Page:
Sign Up for Patient Support and More

Interested in signing up for patient support? Want to stay on top of the latest news about CREON and EPI treatment? Interested in sharing your story? Register to receive more information.

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Uses and Important Safety Information

Uses1

CREON is a prescription medicine used to treat people who cannot digest food normally because their pancreas does not make enough enzymes due to cystic fibrosis, swelling of the pancreas that lasts a long time (chronic pancreatitis), removal of some or all of the pancreas (pancreatectomy), or other conditions.

Important Safety Information

  • CREON may increase your chance of having a rare bowel disorder called fibrosing colonopathy. The risk of having this condition may be reduced by following the dosing instructions that your doctor gave you.
  • Do not crush or chew CREON capsules or its contents, and do not hold the capsule or capsule contents in your mouth. Crushing, chewing, or holding the CREON capsules in your mouth may cause irritation in your mouth. Talk to your doctor or consult the CREON Medication Guide for how to take CREON if you have trouble swallowing capsules. Always take CREON with a meal or snack and enough liquid to swallow CREON completely. Take CREON exactly as your doctor tells you.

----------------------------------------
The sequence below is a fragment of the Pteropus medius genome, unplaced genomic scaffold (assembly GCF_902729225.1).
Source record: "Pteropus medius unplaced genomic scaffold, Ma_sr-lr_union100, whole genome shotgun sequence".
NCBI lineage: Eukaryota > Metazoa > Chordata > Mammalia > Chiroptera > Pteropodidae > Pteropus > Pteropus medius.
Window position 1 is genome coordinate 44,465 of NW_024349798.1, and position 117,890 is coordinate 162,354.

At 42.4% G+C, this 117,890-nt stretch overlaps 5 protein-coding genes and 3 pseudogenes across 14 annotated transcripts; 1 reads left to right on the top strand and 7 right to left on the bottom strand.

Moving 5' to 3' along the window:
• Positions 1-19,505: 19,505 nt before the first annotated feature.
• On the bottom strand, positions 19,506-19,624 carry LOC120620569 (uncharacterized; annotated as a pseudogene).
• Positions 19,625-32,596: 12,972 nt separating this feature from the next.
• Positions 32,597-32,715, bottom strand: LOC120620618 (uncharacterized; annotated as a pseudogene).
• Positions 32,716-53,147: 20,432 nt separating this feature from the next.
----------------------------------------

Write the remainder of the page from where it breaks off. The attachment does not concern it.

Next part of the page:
• Tell your doctor right away if you have unusual or severe: stomach (abdominal) pain, bloating, trouble passing stool, nausea, vomiting, diarrhea, worsening of painful, swollen joints (gout), or allergic reactions including trouble with breathing, skin rashes, or swollen lips.
  • The most common side effects include: increased (hyperglycemia) or decreased (hypoglycemia) blood sugars, pain in your stomach area (abdominal area), frequent or abnormal bowel movements, gas, vomiting, dizziness, or sore throat and cough.
  • CREON and other pancreatic enzyme products are made from the pancreas of pigs, the same pigs people eat as pork. These pigs may carry viruses. Although it has never been reported, it may be possible for a person to get a viral infection from taking pancreatic enzyme products that come from pigs.

Refer to the CREON Medication Guide and Full Prescribing Information every time you refill your prescription because information may change. Tell your healthcare provider if you have any symptom or side effect that bothers you or that does not go away.

You are encouraged to report negative adverse effects of prescription drugs to the FDA. Visit www.fda.gov/medwatch or call 1-800-FDA-1088.

If you cannot afford your medication, contact www.pparx.org.

Reference: 1. CREON [package insert]. North Chicago, IL: AbbVie Inc.

  1. References:
  2. CREON [package insert]. North Chicago, IL: AbbVie Inc.
  3. Ferrone M, Raimondo M, Scolapio JS. Pancreatic enzyme pharmacotherapy. Pharmacotherapy. 2007;27(6):910-920.
  4. Fieker A, Philpott J, Armand M. Enzyme replacement therapy for pancreatic insufficiency: present and future. Clin Exp Gastroenterol. 2011;4:55-73.